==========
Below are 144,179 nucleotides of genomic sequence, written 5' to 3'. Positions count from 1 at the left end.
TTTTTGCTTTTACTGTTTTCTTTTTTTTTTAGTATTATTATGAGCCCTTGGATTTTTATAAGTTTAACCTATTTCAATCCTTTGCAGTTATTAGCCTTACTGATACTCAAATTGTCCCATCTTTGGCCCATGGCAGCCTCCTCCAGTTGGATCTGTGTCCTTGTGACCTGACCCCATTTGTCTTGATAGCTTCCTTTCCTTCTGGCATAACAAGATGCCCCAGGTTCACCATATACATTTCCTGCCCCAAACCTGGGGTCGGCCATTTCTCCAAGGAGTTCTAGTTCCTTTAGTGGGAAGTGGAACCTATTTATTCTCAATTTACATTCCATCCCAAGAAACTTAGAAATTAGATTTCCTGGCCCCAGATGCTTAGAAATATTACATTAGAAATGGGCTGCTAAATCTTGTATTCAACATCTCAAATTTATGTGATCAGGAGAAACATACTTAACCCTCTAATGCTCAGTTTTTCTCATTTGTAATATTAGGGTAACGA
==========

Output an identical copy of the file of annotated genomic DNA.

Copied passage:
Below are 144,179 nucleotides of genomic sequence, written 5' to 3'. Positions count from 1 at the left end.
TTTTTGCTTTTACTGTTTTCTTTTTTTTTTAGTATTATTATGAGCCCTTGGATTTTTATAAGTTTAACCTATTTCAATCCTTTGCAGTTATTAGCCTTACTGATACTCAAATTGTCCCATCTTTGGCCCATGGCAGCCTCCTCCAGTTGGATCTGTGTCCTTGTGACCTGACCCCATTTGTCTTGATAGCTTCCTTTCCTTCTGGCATAACAAGATGCCCCAGGTTCACCATATACATTTCCTGCCCCAAACCTGGGGTCGGCCATTTCTCCAAGGAGTTCTAGTTCCTTTAGTGGGAAGTGGAACCTATTTATTCTCAATTTACATTCCATCCCAAGAAACTTAGAAATTAGATTTCCTGGCCCCAGATGCTTAGAAATATTACATTAGAAATGGGCTGCTAAATCTTGTATTCAACATCTCAAATTTATGTGATCAGGAGAAACATACTTAACCCTCTAATGCTCAGTTTTTCTCATTTGTAATATTAGGGTAACGA